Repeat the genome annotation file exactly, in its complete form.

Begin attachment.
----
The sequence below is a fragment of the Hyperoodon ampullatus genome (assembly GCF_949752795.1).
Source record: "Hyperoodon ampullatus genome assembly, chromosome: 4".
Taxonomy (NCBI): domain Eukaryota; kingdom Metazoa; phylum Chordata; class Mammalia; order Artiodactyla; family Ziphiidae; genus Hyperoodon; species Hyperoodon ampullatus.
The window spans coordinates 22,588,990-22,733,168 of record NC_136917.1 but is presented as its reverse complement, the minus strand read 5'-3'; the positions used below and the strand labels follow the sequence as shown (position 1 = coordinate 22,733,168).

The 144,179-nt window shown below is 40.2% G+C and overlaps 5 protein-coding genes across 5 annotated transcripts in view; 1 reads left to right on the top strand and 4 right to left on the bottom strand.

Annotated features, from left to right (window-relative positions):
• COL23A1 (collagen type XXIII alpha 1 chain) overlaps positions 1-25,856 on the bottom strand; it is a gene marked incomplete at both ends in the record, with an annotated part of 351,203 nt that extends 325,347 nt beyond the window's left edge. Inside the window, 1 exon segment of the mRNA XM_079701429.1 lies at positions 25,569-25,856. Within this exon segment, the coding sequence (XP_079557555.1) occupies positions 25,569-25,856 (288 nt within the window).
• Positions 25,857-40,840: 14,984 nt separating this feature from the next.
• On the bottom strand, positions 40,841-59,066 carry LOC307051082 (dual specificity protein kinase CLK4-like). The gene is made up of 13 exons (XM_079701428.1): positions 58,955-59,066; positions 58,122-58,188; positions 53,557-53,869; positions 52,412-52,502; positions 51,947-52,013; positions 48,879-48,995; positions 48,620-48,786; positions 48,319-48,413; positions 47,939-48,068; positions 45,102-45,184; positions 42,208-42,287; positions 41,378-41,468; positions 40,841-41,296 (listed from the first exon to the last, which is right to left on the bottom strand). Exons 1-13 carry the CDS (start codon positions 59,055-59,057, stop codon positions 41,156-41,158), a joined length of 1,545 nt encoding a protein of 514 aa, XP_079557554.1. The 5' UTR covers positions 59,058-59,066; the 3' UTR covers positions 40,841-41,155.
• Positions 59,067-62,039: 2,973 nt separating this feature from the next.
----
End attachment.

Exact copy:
The sequence below is a fragment of the Hyperoodon ampullatus genome (assembly GCF_949752795.1).
Source record: "Hyperoodon ampullatus genome assembly, chromosome: 4".
Taxonomy (NCBI): domain Eukaryota; kingdom Metazoa; phylum Chordata; class Mammalia; order Artiodactyla; family Ziphiidae; genus Hyperoodon; species Hyperoodon ampullatus.
The window spans coordinates 22,588,990-22,733,168 of record NC_136917.1 but is presented as its reverse complement, the minus strand read 5'-3'; the positions used below and the strand labels follow the sequence as shown (position 1 = coordinate 22,733,168).

The 144,179-nt window shown below is 40.2% G+C and overlaps 5 protein-coding genes across 5 annotated transcripts in view; 1 reads left to right on the top strand and 4 right to left on the bottom strand.

Annotated features, from left to right (window-relative positions):
• COL23A1 (collagen type XXIII alpha 1 chain) overlaps positions 1-25,856 on the bottom strand; it is a gene marked incomplete at both ends in the record, with an annotated part of 351,203 nt that extends 325,347 nt beyond the window's left edge. Inside the window, 1 exon segment of the mRNA XM_079701429.1 lies at positions 25,569-25,856. Within this exon segment, the coding sequence (XP_079557555.1) occupies positions 25,569-25,856 (288 nt within the window).
• Positions 25,857-40,840: 14,984 nt separating this feature from the next.
• On the bottom strand, positions 40,841-59,066 carry LOC307051082 (dual specificity protein kinase CLK4-like). The gene is made up of 13 exons (XM_079701428.1): positions 58,955-59,066; positions 58,122-58,188; positions 53,557-53,869; positions 52,412-52,502; positions 51,947-52,013; positions 48,879-48,995; positions 48,620-48,786; positions 48,319-48,413; positions 47,939-48,068; positions 45,102-45,184; positions 42,208-42,287; positions 41,378-41,468; positions 40,841-41,296 (listed from the first exon to the last, which is right to left on the bottom strand). Exons 1-13 carry the CDS (start codon positions 59,055-59,057, stop codon positions 41,156-41,158), a joined length of 1,545 nt encoding a protein of 514 aa, XP_079557554.1. The 5' UTR covers positions 59,058-59,066; the 3' UTR covers positions 40,841-41,155.
• Positions 59,067-62,039: 2,973 nt separating this feature from the next.